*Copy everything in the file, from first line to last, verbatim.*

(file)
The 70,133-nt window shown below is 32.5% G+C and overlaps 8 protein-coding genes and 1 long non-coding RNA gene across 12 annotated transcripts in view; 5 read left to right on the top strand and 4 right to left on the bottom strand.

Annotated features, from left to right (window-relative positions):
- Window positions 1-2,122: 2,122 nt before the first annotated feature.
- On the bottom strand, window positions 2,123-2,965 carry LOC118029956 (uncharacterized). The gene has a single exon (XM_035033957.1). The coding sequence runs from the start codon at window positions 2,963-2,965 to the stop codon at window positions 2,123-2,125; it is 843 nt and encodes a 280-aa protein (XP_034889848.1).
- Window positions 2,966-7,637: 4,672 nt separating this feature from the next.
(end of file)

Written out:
The 70,133-nt window shown below is 32.5% G+C and overlaps 8 protein-coding genes and 1 long non-coding RNA gene across 12 annotated transcripts in view; 5 read left to right on the top strand and 4 right to left on the bottom strand.

Annotated features, from left to right (window-relative positions):
- Window positions 1-2,122: 2,122 nt before the first annotated feature.
- On the bottom strand, window positions 2,123-2,965 carry LOC118029956 (uncharacterized). The gene has a single exon (XM_035033957.1). The coding sequence runs from the start codon at window positions 2,963-2,965 to the stop codon at window positions 2,123-2,125; it is 843 nt and encodes a 280-aa protein (XP_034889848.1).
- Window positions 2,966-7,637: 4,672 nt separating this feature from the next.